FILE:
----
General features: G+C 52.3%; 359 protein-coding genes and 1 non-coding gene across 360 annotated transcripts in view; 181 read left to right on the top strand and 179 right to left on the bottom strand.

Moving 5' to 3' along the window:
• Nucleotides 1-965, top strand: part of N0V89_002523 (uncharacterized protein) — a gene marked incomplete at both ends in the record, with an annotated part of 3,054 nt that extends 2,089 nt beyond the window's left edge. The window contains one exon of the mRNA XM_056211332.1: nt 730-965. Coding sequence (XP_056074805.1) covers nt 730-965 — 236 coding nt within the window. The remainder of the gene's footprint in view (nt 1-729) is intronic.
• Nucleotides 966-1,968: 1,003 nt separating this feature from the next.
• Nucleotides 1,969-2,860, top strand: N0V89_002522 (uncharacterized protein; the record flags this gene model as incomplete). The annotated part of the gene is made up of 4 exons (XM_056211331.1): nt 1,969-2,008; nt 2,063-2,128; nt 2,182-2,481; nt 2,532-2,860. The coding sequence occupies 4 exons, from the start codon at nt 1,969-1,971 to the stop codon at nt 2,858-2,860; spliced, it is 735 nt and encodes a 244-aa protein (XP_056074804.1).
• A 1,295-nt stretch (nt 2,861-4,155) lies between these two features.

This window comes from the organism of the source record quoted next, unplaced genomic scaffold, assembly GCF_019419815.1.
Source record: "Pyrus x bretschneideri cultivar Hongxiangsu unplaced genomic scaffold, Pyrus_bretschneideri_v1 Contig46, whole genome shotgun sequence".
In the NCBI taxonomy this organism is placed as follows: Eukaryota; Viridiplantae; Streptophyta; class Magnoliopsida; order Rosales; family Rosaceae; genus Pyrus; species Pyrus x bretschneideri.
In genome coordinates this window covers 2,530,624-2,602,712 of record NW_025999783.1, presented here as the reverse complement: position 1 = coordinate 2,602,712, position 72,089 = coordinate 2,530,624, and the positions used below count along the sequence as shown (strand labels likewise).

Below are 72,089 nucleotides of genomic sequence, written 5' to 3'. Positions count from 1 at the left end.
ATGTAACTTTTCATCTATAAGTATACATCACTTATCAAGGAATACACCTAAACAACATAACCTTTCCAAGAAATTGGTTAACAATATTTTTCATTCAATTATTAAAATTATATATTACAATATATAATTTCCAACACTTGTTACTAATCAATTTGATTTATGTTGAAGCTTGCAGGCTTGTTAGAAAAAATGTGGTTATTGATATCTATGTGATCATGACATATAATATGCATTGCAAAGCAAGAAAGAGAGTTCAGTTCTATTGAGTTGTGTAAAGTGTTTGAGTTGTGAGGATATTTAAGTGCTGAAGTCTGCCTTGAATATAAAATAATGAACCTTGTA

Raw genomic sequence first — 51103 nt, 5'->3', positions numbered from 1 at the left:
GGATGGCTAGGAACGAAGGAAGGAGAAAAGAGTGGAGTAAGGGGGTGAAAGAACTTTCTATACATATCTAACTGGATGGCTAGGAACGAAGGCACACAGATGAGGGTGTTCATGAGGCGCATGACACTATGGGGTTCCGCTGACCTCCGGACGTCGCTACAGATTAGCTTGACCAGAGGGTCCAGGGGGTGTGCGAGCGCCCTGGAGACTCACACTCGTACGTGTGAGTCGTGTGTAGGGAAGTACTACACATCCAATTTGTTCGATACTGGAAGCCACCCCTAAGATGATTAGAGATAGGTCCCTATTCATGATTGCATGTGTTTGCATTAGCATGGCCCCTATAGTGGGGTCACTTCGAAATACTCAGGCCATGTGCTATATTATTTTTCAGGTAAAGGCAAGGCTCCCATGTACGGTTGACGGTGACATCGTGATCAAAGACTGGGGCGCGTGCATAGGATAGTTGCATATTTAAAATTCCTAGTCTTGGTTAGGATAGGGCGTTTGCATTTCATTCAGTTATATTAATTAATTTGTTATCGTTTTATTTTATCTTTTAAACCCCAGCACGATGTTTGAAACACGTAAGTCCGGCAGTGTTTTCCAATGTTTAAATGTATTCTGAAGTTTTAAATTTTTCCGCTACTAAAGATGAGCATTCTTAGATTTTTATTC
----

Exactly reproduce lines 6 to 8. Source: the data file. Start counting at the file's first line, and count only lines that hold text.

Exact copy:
• A 1,295-nt stretch (nt 2,861-4,155) lies between these two features.

This window comes from the organism of the source record quoted next, unplaced genomic scaffold, assembly GCF_019419815.1.
Source record: "Pyrus x bretschneideri cultivar Hongxiangsu unplaced genomic scaffold, Pyrus_bretschneideri_v1 Contig46, whole genome shotgun sequence".